Since Flagler County government created the $450,000-a-year economic development department, the county has added 10,000 jobs, but only a few dozen as a result of the department’s involvement.
The collapse of a deal between a furniture-assembling company and Flagler County government is the latest setback for an economic development department with a checkered eight-year history and signal failures.
The national economy added 136,000 jobs in September, and figures for July and August were revised upward by 45,000 jobs, sending the unemployment rate to 3.5 percent, matching a level last seen in December 1969.
Job growth has averaged 158,000 a month this year, below the average monthly gain of 223,000 in 2018. August’s employment gain was helped by the federal government’s hiring of 25,000 temporary census workers in preparation for the 2020 census.
The Flagler-Palm Coast labor force grew by more than 200 people in July, to 48,631, while the number of people with jobs grew by about 250, to 46,701, a growth of more than 2,000 jobs compared to a year ago.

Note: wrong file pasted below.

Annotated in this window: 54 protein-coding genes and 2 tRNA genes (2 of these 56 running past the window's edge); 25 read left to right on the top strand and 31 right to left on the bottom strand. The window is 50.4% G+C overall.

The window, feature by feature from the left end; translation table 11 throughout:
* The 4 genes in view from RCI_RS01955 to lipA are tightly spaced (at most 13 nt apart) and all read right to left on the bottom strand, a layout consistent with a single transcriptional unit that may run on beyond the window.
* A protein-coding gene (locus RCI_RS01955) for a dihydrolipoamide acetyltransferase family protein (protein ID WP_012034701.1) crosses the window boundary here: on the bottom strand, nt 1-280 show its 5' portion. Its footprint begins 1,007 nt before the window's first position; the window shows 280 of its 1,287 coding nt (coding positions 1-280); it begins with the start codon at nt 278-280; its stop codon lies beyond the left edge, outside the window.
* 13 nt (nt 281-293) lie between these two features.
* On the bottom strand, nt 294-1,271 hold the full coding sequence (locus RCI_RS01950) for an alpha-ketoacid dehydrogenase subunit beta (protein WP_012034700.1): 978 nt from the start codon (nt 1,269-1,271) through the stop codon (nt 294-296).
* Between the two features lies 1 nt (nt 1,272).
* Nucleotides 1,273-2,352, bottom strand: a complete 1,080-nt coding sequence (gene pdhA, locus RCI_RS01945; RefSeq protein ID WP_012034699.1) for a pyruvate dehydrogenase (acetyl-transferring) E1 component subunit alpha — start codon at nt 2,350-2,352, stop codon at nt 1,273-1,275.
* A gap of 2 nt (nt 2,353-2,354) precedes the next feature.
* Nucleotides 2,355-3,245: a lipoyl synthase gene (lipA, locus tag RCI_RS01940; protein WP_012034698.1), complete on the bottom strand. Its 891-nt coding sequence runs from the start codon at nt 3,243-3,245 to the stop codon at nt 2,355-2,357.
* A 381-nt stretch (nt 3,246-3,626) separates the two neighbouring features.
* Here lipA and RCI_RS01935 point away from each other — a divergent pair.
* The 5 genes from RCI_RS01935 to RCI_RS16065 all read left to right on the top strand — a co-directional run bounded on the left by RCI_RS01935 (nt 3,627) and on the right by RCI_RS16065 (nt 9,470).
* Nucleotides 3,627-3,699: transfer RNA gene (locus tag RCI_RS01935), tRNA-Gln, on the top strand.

The June unemployment figures for Flagler and Florida suggest both the state and the county have bottomed out in a job market at the closest to full employment they may see in this economic cycle.
The unanimous vote capped a brief presentation followed by a nearly hour-long stream of public support and commissioners’ applause, though most elements of the package remain hidden, and, enthusiasm aside, many of the statements were speculative, exaggerated or inaccurate.
The report from the non-partisan Congressional Budget Office finds that a $15 minimum wage would increase the wages of millions of low wage workers, increase the average incomes of low and lower-middle-income families, reduce poverty, shift money from corporate profits to the wages of low-wage workers, and reduce inequality.
The stories told by Mullins’s hyper-optimism and the county administration’s more cautious and deliberate approach illustrate a recurring gulf between the politician’s wishes and promises and what the government administration is in fact delivering (or not).
Some 300 to 400 people turned out at a Palm Coast meeting hosted Monday by the developers of a planned 3,966-unit project on John Anderson Highway, the crowd promising staunch opposition.